Finally, I enjoyed his politely phrased bit of snarking about philosophy of mathematics at the end:

Suppose a paper were published tomorrow that gave a new and very compelling argument for some position in the philosophy of mathematics, and that, most unusually, the argument caused many philosophers to abandon their old beliefs and embrace a whole new -ism. What would be the effect on mathematics? I contend that there would be almost none, that the development would go virtually unnoticed. And basically, the reason is that the questions considered fundamental by philosophers are the strange, external ones that seem to make no difference to the real, internal business of doing mathematics. I can’t resist quoting Wittgenstein here:

> A wheel that can be turned though nothing else moves with it, is not part of the mechanism.

Now this is not a wholly fair comment about philosophers of mathematics, since much of what they do is of a technical nature – attempting to reduce one sort of discourse to another, investigating complicated logical systems and so on. This may not be of much relevance to mathematicians, but neither are some branches of mathematics relevant to other ones. That does not make them unrespectable.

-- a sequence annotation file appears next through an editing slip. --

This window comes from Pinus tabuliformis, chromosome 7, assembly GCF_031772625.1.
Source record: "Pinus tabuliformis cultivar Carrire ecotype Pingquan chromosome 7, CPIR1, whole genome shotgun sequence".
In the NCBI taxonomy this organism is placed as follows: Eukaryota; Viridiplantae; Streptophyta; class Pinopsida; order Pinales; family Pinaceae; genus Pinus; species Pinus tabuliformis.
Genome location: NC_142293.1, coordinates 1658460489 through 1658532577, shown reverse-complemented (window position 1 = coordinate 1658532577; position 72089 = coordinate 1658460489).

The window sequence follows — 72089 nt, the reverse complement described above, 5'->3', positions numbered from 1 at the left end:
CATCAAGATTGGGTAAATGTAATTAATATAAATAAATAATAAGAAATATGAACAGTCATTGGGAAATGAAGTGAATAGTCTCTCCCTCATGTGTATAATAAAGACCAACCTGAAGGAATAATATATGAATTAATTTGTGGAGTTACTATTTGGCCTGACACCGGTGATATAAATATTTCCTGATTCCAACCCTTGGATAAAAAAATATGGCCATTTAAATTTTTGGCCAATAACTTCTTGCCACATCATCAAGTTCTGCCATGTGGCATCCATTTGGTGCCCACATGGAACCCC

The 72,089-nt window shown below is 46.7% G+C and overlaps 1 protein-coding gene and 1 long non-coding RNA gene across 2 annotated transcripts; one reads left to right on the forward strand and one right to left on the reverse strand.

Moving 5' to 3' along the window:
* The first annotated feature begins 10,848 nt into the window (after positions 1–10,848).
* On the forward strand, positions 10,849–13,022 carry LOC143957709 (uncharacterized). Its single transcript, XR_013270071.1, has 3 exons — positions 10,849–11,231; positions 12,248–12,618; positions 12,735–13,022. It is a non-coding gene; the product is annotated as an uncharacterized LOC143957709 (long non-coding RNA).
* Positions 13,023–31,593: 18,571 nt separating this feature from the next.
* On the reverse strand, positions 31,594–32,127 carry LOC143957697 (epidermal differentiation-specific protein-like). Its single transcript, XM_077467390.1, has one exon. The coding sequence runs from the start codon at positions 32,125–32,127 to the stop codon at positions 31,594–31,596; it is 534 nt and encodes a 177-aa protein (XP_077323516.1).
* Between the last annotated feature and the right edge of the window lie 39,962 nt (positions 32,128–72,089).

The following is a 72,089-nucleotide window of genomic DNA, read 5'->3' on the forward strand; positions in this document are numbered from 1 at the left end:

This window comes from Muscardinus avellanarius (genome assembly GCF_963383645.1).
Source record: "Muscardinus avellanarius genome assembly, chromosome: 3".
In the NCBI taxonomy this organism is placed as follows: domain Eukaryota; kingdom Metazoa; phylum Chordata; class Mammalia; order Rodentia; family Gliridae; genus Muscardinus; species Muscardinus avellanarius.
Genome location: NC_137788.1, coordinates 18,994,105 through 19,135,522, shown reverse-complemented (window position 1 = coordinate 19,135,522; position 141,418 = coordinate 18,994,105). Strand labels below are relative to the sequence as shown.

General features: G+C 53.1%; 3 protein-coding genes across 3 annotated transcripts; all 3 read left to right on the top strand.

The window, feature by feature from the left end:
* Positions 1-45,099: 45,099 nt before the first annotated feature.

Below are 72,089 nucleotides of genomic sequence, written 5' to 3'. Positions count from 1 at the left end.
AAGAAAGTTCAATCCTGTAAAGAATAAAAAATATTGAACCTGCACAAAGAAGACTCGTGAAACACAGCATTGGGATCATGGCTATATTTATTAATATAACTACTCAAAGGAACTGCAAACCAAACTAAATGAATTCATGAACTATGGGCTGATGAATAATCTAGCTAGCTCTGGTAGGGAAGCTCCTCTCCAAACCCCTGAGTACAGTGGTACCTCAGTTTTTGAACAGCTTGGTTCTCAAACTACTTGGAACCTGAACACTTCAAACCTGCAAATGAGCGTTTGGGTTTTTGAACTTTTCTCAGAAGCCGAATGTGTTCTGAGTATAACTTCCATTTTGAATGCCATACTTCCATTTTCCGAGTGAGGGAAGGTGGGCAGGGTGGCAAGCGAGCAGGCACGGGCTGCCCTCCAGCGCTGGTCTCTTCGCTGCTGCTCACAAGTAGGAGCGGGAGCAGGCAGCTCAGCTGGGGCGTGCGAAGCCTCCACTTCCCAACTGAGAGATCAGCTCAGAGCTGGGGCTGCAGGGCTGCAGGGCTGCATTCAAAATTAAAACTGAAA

But the point remains that if A is a mathematician who believes that mathematical objects exist in a Platonic sense, his outward behaviour will be no different from that of his colleague B who believes that they are fictitious entities, and hers in turn will be just like that of C who believes that the very question of whether they exist is meaningless.

Knowing How and Knowing That

I also read Gilbert Ryle’s Knowing How and Knowing That. This paper is short and pretty easy going (Ryle’s style is to pile up lots of everyday examples) and covers some similar ground. He’s attacking the idea that intelligent action involves first knowing some things, in the form of explicit propositions, and then applying them:

The prevailing doctrine … holds: (1) that Intelligence is a special faculty, the exercises of which are those specific internal acts which are called acts of thinking, namely, the operations of considering propositions ; (2) that practical activities merit their titles “intelligent”, “clever”, and the rest only because they are accompanied by some internal acts of considering propositions…. That is to say, doing things is never itself an exercise of intelligence, but is, at best, a process introduced and somehow steered by some ulterior act of theorising.